Heritage Museum celebrates 150 years of Santa Ana history through photos collected from the community

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Chances are, if you’ve been to the Heritage Museum of Orange County lately, it was for a wedding. Or perhaps your school-age child attended a field trip at the Santa Ana-based museum.

The museum sits on the southwest outskirts of Santa Ana, near Centennial Park and neighboring Fountain Valley.

Its main attraction is the Kellogg House, a Queen Anne/Victorian structure built in 1898. Other draws are the Gospel Swamp, the Gospel Swamp Farm, the Quilter’s Cottage and the John A. Maag Farmhouse, built in 1899, which is under renovation.


Though about 18,000 students visit per year, the museum is hoping to draw a wider audience, and a new photo exhibit might help.

Through Aug. 31, the Heritage Museum is presenting “Santa Ana’s 150th: Your Perspective, Your Reality, Our History,” which celebrates the city of Santa Ana’s 150th birthday with 150 photographs donated by the local community.

The images represent 150 stories — some personal, others organizational — of Santa Ana history, and they are dispersed on the grounds of the museum on themed panels highlighting work, agriculture, history, beauty and nature.

Kevin Cabrera, the Heritage Museum’s executive director, curated the exhibit, with assistance from an intern, Karina Trujillo.

“You could also say it was community-curated because what we really did is we reached out to community organizations and people around the community to submit photos of things they thought about Santa Ana,” Cabrera said. “Photos speak to people in different ways, but they also tell stories.”

Some of the organizations that contributed images include the Santa Ana History Room; the Cambodian Family, a Santa Ana-based nonprofit that serves the local Cambodian community; the Orange County Public Library and the Asian American Senior Citizens Service Center.

The exhibit features archival pictures of labor and religious organizations, city councils from years past, police forces, old high school sports teams, cheerleaders, agricultural workers, pageants and parades.

Some more recent photos are in the mix as well, including pictures of the 2018-19 girls’ basketball team at Century High School, the 2018 graduation ceremonies at Century and Godinez high schools, participants in the 2016 Las Posadas ceremony, and an indigenous woman in Santa Ana’s Women’s Day march earlier this year.

“It’s a look at photographs that might not have been seen for years,” said Kathy Williams, the museum’s director of education. “For me, that was the biggest draw for the exhibition. It’s literally from the perspective of people in the community. Previously, maybe only their families have seen them.”

The panels featuring the photos are scattered across the grounds of the museum, which covers about 12 acres. So visitors should expect some exposure to the sun and the elements, which can be pronounced during hot summer days.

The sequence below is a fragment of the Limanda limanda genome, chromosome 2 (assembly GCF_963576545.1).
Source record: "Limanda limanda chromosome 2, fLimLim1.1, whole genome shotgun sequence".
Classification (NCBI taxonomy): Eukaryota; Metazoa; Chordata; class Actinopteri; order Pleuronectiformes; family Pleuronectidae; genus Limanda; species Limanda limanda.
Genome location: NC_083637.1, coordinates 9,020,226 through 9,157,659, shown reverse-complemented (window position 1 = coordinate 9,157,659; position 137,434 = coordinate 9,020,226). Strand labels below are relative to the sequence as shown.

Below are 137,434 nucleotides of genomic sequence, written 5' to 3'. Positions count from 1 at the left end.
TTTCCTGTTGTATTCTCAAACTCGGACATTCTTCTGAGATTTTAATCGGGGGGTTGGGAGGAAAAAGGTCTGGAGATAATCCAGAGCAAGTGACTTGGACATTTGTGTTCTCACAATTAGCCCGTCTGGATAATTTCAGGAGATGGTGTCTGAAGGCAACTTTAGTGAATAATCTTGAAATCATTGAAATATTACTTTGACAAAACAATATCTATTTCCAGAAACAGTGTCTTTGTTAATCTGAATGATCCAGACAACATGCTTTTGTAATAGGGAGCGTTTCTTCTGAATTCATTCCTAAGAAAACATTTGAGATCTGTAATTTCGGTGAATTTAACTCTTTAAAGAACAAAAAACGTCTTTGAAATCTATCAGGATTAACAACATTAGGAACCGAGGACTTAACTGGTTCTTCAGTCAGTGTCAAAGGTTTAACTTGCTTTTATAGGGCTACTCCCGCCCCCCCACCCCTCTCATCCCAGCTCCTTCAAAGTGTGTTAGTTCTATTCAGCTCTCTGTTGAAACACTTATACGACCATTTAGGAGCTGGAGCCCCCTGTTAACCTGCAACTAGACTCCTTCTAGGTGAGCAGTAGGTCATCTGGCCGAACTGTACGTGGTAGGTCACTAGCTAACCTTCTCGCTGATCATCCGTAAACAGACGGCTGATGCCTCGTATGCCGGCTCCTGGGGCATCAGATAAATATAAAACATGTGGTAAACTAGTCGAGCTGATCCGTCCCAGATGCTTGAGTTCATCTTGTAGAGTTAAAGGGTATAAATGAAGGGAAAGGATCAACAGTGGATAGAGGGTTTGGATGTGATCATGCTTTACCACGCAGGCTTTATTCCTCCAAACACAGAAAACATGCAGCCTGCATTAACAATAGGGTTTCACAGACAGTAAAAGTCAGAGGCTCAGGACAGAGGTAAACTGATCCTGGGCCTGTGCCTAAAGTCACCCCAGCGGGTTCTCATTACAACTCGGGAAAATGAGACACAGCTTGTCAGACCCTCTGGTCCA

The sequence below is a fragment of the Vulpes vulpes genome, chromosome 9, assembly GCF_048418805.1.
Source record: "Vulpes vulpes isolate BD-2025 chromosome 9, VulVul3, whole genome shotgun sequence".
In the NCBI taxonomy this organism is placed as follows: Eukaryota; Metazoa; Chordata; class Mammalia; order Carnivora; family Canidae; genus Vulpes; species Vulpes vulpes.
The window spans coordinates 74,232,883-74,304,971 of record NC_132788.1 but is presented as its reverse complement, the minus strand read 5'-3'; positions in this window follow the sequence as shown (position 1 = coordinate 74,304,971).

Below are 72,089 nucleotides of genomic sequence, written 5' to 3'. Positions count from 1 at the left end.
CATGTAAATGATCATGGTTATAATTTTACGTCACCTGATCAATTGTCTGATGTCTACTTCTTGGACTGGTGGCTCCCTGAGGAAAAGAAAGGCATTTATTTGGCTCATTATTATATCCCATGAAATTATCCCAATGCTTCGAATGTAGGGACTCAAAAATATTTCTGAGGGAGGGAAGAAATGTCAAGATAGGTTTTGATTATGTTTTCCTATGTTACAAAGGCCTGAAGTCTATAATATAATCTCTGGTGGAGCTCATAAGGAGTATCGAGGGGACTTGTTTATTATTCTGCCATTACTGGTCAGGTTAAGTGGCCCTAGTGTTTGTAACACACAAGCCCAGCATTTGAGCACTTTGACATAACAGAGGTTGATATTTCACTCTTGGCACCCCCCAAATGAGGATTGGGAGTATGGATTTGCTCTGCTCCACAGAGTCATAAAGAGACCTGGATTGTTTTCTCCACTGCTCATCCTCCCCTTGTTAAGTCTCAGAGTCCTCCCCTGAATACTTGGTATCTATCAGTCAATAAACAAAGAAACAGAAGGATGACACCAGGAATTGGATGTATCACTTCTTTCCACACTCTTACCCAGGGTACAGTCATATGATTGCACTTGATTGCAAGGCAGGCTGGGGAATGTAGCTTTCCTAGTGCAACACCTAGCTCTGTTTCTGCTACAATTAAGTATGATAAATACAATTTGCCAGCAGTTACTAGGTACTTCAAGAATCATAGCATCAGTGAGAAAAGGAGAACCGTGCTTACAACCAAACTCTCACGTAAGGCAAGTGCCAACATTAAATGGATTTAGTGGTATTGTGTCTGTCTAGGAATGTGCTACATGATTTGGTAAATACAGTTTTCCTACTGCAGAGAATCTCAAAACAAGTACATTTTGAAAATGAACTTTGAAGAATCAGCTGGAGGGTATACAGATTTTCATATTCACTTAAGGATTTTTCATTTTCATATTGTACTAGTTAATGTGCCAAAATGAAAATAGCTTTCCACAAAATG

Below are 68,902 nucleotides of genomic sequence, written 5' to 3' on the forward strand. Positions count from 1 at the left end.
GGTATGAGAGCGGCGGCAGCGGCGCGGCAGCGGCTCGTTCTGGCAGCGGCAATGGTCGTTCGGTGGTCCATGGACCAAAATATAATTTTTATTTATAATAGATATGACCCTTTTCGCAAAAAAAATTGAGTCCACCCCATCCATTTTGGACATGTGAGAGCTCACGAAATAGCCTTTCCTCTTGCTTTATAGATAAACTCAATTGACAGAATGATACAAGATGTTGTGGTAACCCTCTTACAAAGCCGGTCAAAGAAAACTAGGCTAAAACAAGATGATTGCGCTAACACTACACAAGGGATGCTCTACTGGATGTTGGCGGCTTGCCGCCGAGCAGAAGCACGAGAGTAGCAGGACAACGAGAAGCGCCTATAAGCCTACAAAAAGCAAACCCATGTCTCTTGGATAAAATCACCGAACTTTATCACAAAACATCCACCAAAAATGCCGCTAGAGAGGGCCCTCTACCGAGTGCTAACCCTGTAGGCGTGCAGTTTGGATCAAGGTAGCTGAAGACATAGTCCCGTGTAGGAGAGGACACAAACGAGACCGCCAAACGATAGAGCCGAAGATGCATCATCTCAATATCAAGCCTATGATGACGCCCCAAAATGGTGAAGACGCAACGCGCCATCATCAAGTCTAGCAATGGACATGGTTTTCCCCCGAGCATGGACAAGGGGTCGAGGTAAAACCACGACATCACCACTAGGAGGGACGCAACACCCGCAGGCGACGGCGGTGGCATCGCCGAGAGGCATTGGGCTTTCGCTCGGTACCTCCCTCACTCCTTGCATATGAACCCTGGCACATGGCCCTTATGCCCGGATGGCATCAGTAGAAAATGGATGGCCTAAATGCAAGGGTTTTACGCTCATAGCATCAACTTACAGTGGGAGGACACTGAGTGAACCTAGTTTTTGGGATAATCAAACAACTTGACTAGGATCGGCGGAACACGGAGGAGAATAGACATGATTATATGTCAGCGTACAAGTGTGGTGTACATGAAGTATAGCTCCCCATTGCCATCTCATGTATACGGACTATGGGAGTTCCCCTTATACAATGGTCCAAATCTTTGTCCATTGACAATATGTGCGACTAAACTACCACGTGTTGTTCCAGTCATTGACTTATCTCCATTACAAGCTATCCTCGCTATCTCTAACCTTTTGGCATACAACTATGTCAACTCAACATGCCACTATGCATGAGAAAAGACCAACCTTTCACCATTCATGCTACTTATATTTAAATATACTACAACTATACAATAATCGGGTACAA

“A lot of activities we do are hands-on based, experience learning,” Cabrera explained. “With that in mind, we don’t have that traditional indoor gallery museum exhibition space. So we wanted the exhibition to basically be around the grounds. As you’re experiencing the museum, you’re experiencing the different photographs.”

Near the photo exhibit panels is a newly finished mural, titled “Siempre Santa Ana.”

The mural features historic buildings in Santa Ana, such as the Old Orange County Courthouse, the African American Second Baptist Church and the Japanese American Sakioka Farms building, as well as portraits of important figures in Santa Ana history.

Some of these people include Gaspar de Portola, William Spurgeon, Zenobia Yorba, Virginia Guzman, Adeline Walker, Harriet Tyler and Rev. Norman Corbin, a civil rights activist.

The mural’s main artists are Abram Moya and Moises Camacho, although students from Valley and Godinez high schools also contributed.

“For us, that was a really important part of the process,” Cabrera said. “While they were doing a piece of artwork, they developed a grounded foundation in Santa Ana history.”

Cabrera noted that the museum has recently received grants for additional murals on its grounds. He said the future murals will probably reflect the diverse ethnic communities that reside in Santa Ana.


What: “Santa Ana’s 150th: Your Perspective, Your Reality, Our History”

When: Through Aug. 31; hours are 1 to 5 p.m. Fridays, 10 a.m. to 2 p.m. Saturdays and 11 a.m. to 3 p.m. Sundays

Where: Heritage Museum of Orange County, 3101 W. Harvard St., Santa Ana

Cost: $7 general, $5 for students and seniors

Information: (714) 540-0404;

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